Hamblin looks back on 48-year career

Monday, July 22, 2013
Dr. Robert Hamblin sits inside his Cape Girardeau home Wednesday. Hamblin is retiring in August after 48 years as a member of the English department at Southeast Missouri State University. (Laura Simon)

In 1965, before Dr. Robert Hamblin could begin teaching at Southeast Missouri State University, he first had to pass an interview with Southeast president Mark Scully. "He asked me three questions," Hamblin recalled. "Was I married, did I go to church and if I drank or not. I answered yes to the first two questions and no to the last, and those must have been the right answers because I was hired."

With that interview, Hamblin embarked upon a 48-year career in the English Department at Southeast, a career that will officially end Aug 5.

"It's 48 years and two months," he said. "There was a professor and chair of the Art Department, Helen Bedford, who served 48 years. I needed the extra two months to get the faculty record."

But Hamblin's tenure at Southeast was about more than breaking a record. He will leave his teaching duties as an accomplished professor and author with the highest respect from his colleagues.

"I've said that if the English Department had a Hall of Fame, Bob Hamblin would go in on the first ballot," said Dr. Dale Haskell, who serves with Hamblin in the English Department. "That's a good way to describe what Bob means to me and others."

Dr. Robert Hamblin sits inside his Cape Girardeau home Wednesday . Hamblin is retiring in August after 48 years in the English department at Southeast Missouri State University. (Laura Simon)

Courtesy of lectures that at times extended beyond the end of class, Hamblin was dubbed "Ramblin' Hamblin" by his students.

"I was known as 'Ramblin' Hamblin' early on," he said. "I'm sure it wasn't meant as a compliment, but I was never insulted. I always used anecdotes about my family or a personal experience as a tie-in with a lecture. I just never thought literature was worth much unless it was personal."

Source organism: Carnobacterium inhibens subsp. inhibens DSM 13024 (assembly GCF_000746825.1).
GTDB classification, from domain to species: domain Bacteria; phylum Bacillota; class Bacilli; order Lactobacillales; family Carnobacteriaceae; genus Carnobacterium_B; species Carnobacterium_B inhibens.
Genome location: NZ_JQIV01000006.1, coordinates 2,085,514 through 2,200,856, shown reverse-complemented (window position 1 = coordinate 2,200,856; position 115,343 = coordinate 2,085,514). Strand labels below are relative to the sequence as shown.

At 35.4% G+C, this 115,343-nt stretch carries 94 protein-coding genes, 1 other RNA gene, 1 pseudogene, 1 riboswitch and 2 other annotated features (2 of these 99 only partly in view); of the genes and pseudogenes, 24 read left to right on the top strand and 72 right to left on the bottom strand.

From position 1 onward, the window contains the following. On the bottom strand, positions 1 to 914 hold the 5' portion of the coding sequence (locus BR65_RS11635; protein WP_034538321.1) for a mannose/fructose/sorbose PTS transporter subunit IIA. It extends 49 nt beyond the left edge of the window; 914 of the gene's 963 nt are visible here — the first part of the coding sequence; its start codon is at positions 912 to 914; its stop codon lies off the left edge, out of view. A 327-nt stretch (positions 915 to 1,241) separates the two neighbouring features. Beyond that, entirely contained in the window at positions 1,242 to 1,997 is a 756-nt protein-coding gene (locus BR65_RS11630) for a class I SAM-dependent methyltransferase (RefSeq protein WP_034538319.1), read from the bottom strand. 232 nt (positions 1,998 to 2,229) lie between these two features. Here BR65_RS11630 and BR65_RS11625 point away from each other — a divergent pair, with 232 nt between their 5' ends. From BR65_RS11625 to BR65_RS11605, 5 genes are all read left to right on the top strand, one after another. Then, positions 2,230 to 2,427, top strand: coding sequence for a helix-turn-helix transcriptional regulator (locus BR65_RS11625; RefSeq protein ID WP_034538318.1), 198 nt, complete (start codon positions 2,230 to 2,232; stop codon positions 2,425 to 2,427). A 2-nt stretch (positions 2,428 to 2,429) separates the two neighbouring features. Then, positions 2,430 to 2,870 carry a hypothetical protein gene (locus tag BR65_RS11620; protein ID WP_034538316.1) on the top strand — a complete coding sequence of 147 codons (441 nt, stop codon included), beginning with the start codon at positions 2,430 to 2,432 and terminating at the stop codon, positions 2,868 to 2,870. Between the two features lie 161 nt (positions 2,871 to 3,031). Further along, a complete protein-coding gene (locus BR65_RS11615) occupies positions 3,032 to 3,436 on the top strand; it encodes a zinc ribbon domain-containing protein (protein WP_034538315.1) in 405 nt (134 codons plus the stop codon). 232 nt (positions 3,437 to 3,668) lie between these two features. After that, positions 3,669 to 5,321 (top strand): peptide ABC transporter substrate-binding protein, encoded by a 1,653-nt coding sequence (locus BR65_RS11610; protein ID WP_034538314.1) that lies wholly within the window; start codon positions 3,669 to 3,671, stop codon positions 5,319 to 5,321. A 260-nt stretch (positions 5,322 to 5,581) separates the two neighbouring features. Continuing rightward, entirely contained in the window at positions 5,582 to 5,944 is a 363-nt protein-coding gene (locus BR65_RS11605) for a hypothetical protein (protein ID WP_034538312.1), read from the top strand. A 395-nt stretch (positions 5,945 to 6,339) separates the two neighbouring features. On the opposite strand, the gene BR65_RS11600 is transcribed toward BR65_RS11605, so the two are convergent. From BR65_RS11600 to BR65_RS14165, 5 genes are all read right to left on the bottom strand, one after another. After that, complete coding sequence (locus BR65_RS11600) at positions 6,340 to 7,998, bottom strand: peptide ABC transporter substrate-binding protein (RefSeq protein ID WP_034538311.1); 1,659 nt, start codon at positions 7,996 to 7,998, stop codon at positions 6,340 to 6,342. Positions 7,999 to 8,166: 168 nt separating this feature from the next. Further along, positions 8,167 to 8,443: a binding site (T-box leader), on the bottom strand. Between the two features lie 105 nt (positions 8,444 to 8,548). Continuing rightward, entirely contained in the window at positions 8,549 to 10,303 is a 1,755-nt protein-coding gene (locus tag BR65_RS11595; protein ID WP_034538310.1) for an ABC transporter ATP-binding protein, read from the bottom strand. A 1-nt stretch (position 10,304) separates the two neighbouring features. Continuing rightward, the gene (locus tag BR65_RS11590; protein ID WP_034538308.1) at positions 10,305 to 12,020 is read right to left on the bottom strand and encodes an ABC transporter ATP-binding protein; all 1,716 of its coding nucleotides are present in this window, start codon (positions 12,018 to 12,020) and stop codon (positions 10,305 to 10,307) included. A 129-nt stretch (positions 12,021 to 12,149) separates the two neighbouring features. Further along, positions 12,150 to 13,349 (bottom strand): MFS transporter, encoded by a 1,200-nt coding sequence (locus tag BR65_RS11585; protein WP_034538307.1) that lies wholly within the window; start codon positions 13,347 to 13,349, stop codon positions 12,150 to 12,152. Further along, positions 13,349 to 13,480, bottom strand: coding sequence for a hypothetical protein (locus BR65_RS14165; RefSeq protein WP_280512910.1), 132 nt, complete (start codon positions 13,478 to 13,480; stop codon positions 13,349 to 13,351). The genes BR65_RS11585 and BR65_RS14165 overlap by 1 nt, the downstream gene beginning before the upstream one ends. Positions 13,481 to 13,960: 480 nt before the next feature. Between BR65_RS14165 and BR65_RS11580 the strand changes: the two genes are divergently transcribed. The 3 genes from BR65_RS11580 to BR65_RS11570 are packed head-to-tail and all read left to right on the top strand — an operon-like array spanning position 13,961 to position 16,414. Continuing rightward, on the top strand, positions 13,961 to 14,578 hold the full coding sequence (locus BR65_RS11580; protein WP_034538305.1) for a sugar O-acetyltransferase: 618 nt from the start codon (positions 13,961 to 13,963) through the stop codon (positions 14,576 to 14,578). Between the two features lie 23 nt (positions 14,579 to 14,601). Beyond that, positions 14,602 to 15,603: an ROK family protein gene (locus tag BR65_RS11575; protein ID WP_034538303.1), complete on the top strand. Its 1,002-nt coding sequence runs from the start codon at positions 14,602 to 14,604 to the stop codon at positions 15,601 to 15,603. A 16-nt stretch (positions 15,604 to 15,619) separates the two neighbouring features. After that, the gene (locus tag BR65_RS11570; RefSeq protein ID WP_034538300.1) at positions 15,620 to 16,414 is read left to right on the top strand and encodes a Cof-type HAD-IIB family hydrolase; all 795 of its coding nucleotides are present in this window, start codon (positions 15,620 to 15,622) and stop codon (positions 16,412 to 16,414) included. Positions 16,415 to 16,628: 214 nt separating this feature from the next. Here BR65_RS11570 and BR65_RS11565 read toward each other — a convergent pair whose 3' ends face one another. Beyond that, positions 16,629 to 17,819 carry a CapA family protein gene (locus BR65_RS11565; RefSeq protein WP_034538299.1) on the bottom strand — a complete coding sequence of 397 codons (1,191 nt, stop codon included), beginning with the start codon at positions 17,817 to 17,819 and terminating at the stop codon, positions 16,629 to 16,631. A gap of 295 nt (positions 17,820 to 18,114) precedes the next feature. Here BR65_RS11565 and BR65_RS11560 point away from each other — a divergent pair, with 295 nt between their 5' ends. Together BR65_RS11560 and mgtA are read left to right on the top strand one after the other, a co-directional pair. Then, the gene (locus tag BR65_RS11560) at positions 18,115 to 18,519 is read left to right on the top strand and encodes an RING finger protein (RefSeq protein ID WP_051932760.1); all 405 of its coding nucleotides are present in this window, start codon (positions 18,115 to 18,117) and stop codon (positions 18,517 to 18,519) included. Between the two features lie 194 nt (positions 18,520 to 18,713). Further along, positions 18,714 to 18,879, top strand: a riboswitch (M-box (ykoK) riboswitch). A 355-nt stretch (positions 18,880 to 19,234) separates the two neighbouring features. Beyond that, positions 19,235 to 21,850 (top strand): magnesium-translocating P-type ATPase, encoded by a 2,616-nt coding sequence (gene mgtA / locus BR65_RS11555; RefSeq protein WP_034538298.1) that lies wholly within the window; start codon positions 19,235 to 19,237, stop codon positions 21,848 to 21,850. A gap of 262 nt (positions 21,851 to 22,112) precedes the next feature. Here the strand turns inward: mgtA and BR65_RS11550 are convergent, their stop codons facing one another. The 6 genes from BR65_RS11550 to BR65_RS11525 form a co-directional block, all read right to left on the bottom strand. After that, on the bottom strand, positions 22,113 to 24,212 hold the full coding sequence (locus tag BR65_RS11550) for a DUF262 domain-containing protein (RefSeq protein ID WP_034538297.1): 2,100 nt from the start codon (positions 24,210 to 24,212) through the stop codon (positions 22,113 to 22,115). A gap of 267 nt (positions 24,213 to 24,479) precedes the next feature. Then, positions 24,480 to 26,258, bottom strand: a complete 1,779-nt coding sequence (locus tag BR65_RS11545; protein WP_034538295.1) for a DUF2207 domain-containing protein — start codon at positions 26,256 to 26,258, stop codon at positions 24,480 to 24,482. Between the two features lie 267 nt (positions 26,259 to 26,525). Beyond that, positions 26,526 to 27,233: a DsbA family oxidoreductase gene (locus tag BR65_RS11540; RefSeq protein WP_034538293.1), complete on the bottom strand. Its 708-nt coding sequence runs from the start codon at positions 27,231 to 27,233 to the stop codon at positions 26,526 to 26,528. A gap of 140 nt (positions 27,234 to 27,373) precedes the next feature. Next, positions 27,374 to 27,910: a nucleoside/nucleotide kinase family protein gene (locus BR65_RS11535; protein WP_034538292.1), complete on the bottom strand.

Hamblin certainly has a wealth of personal experience from which to draw when it comes to lecturing. Born in 1938 in the northeast Mississippi community of Jericho, he recalled going to the cotton fields with his father, a sharecropper at the time.

"I would straddle the tongue of the cultivator driven by mules," he said. "I was too little to work at the time, but I could pick a little cotton."

When Hamblin was 6, his father purchased a general store at nearby Brice's Cross Roads, which also was the site of a Civil War battle.

"The battlefield was a fascinating place," he said. "My friends and I would search for grapeshot and minie balls after a rain. It was also a good place to play baseball if the caretaker didn't chase us away."

Hamblin said that during those formative years, his family didn't have many books for him to sharpen his imagination.

Robert Hamblin as seen in 1966. (submitted)

"We weren't dirt poor, but we were poor," he said. "I didn't grow up with good books. I would read things like 'Tarzan,' 'The Lone Ranger' and western novels. The first great book I read was an abridged version of 'Les Miserables' by Victor Hugo in the seventh grade."

But when Hamblin started high school, he said his grades started to slip.

"I was a great student up through ninth grade," he said. "But I was also pretty good at baseball, and that and getting a car sort of took over."

Hamblin also was distracted by a girl in his class by the name of Kaye, his future wife.

"I was very shy," he said. "It took me forever to ask her out on a date."

When it came time to choose a college, Hamblin said that schools such as Ole Miss and Mississippi State University were financially out of his reach. He enrolled at Northeast Mississippi Community College in Boonville, Miss., where his grades improved and his dreams of becoming a big-league ballplayer fell by the wayside.